The French Society for the Study and Protection of Mammals is holding its annual colloquium on 23 and 24 October in Lons-le-Saunier on the theme “Coexistence, cohabitation and division of territories”. Organized in conjunction with Jura Nature Environnement and Pôle Grand Prédacteurs, this scientific event offers conferences and debates about the wolf, lynx, badger, bear or even beaver whose presence in the Jura has led to concerted action to ensure that neighborhood and use disputes are resolved through diplomatic channels.
Mammals are a big family of humanity… “Our family,” says Michel Dubromel, former president of France Nature Environment, a resident of the Jura. A family with whom “we live every day, sometimes without our knowledge,” he adds mischievously in the presentation of the 41st Francophone colloquium on mammology (the science of mammals). Because coexistence is not always self-evident, not necessarily peaceful. Therefore, he proposes to follow the example of the fox from Antoine de Saint-Exupery’s The Little Prince.
In other words, getting to know each other, being a diplomat, also putting yourself in the other person’s shoes, be it the other person or… a beaver embarrassed by the replacement of stones during the waterproofing work on Franche-Comté. channels with metal sheet piles. And to systematize the laying of wilderness passages when laying the famous sheet piles. This solution, found in Baverance, near Dole, bypasses the obstacle to the free movement of animals. “The presence of the Eurasian beaver on the site allowed the manager, DREAL and the association to come together to find solutions and take into account the presence of the species (and many others),” explains Hugo Barre-Schaubet from the Dole-Environnement association in one of the many presentations at the Symposium on Ecological Continuity . When you know that there are 300 km of shipping channels in Franche-Comte, you measure the possibility of making mistakes, forgetting to think about beavers and other small and large animals.
A scientific, associational and university event, the symposium is held for the first time in the Jura at the same time as the festival Did you say predators? We will also deal with beavers in Little Mountain, where they have been living for thirty years in the Suran Valley. Living together with people is not always easy due to the impact of dams on crops, forest areas or roads. Vincent Dams, Project Manager at Jura Nature Environment, will talk about decades of observations and experiments aimed at “thriving in cohabitation” and “limiting conflict”. This includes, in particular, the preservation of dwellings moved away from the coast, or the restoration of coastal forests …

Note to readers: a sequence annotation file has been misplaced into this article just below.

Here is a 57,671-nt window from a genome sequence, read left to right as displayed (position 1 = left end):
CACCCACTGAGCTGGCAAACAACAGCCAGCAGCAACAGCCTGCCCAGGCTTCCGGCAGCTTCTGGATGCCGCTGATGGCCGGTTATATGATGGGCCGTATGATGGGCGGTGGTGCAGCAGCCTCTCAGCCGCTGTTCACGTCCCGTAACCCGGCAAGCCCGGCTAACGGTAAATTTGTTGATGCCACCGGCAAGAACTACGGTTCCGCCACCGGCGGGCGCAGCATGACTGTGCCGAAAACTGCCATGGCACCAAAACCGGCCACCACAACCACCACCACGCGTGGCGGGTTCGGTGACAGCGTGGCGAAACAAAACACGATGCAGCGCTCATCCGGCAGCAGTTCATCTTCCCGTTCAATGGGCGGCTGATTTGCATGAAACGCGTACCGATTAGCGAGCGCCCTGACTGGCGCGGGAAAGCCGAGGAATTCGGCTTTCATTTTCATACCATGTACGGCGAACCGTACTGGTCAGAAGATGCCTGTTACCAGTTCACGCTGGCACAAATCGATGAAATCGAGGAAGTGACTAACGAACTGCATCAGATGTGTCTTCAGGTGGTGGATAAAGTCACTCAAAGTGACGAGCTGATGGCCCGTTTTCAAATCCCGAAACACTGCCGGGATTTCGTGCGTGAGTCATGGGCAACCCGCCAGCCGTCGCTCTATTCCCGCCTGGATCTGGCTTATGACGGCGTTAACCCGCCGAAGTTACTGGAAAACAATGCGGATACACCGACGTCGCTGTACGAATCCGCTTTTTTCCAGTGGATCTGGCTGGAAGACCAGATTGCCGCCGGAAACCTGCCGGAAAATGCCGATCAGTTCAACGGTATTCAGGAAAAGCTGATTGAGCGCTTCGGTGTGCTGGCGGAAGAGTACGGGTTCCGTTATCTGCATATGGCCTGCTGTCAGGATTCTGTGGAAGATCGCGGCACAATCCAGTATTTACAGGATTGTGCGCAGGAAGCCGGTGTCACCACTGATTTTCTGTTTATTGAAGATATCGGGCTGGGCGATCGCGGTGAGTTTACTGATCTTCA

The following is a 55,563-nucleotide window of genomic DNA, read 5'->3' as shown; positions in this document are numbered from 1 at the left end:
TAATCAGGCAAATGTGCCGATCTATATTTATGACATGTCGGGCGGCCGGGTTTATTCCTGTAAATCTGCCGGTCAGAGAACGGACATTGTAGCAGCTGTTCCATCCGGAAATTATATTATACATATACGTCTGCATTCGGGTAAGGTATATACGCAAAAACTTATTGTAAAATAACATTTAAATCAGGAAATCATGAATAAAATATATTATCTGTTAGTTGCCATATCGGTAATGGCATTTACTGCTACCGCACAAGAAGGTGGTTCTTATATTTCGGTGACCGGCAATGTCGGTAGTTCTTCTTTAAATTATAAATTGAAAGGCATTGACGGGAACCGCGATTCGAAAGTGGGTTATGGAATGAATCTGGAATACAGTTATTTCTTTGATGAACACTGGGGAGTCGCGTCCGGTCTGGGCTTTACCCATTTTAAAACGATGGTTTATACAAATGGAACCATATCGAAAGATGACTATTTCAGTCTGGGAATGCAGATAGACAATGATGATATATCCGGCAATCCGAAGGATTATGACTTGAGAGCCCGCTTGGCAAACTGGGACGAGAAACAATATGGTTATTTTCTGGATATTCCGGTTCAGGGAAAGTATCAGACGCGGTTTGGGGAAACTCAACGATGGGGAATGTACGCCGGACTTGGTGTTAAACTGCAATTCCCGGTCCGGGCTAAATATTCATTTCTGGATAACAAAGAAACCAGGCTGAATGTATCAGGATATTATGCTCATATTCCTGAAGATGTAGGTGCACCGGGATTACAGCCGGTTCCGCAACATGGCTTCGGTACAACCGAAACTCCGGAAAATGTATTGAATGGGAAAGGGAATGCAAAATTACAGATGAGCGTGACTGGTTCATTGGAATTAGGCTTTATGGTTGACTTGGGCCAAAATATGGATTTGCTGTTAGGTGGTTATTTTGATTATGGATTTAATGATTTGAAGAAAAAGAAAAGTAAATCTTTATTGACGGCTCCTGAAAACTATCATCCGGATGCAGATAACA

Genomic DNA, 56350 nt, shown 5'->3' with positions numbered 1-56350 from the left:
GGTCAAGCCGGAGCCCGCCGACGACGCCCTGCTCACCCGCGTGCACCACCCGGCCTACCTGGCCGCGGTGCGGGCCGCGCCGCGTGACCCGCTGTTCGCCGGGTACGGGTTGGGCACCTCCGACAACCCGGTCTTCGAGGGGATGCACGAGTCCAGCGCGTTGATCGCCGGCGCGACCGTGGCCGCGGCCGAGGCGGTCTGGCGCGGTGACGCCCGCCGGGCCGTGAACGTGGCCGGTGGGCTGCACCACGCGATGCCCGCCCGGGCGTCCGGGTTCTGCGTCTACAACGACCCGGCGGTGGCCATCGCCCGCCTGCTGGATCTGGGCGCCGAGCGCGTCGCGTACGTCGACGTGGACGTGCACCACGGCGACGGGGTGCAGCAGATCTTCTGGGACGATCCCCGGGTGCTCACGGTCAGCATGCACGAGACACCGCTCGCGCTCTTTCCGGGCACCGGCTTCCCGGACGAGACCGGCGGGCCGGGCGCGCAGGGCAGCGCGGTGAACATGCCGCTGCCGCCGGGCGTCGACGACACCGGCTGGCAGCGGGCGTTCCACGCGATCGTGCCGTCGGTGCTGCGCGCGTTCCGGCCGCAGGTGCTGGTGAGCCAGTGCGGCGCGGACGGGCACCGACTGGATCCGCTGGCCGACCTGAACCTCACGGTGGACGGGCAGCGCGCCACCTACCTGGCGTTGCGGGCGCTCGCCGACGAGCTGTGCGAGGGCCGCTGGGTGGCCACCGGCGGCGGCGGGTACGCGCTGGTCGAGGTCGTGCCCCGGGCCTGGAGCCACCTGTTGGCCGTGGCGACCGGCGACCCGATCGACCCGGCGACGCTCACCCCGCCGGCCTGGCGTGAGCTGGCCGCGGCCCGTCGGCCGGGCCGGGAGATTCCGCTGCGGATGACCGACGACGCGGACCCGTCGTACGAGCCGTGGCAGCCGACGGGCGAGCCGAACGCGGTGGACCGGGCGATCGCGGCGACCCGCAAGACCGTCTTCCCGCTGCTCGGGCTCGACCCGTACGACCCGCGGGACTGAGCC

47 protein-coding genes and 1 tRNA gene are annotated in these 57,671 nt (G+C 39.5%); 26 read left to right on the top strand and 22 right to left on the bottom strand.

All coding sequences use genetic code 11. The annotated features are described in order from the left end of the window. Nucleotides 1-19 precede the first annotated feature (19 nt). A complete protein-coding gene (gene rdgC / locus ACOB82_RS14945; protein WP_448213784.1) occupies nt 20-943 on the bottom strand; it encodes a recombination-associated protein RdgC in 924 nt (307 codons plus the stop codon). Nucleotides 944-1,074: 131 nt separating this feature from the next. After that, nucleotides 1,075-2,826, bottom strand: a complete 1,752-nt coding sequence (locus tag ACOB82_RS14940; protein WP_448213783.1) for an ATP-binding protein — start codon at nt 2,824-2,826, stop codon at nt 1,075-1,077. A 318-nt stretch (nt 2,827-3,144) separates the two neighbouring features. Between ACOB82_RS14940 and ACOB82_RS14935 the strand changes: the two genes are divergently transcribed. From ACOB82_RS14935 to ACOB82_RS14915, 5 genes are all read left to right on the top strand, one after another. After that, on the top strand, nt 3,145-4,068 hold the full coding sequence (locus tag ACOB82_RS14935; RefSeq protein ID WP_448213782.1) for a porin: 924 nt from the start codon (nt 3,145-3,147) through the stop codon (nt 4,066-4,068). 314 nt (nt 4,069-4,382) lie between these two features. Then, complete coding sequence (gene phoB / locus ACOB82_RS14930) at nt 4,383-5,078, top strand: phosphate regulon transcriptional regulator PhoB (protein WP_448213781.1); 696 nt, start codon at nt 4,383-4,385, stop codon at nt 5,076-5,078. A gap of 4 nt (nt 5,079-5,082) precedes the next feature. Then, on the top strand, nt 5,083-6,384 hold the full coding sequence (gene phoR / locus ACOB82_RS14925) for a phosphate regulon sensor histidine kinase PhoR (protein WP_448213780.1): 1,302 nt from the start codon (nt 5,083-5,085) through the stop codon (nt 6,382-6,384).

For her part, Deborah Koz of ENS Lyon will discuss the difficulty of beaver reintroduction in Scotland: “Planned and supported by scientists and government, it is compromised by its low success rate in terms of species survival.” and, above all, two parallel reintroductions, accidental and/or illegal, that stoke tensions.” Therefore, it will return to the conditions of environmental success and social acceptability, which depend, in particular, on “the quality of the decision-making process and the implementation of reintroduction”, on “the need to involve all stakeholders in the process and place these projects in a socio-cultural context”.
Black screen for bats
Marie Parachot from CPEPESC Franche-Comté will explain the importance of a black or dark screen to preserve the nocturnal hunting grounds of bats found in the Gravelle Caves Nature Reserve south of Lons-le-Saunier.
Three speakers will talk about the lynx, of which 80% of the French workforce is located in the Jura mountains, the rest in the Vosges and the Alps. Classified as “endangered” on the red list of threatened species in France, in particular due to the fragmentation of its territories. Thus, it is in a critical situation in the Vosges, strategically located between the Jura and the German Palatinate, which affects the ecological connection between these three massifs. Neyla Turak from ESI Business School talks about how the A4 and A36 motorways crossing the wild can help improve the lynx situation. Still it will be necessary to leave him alone, which cannot be defeated.
Louise Monin from the Laboratory of Ethnology and Comparative Sociology of Nanterre emphasizes in her report that an ethnological study of the coexistence of lynx and man has not yet been carried out: “because felines are a cautious predator, little known to the general public, which does not have a strong imagination (legends, myths)? How are lynxes perceived, represented, described? To open up the field of knowledge… and perhaps lessen the destruction.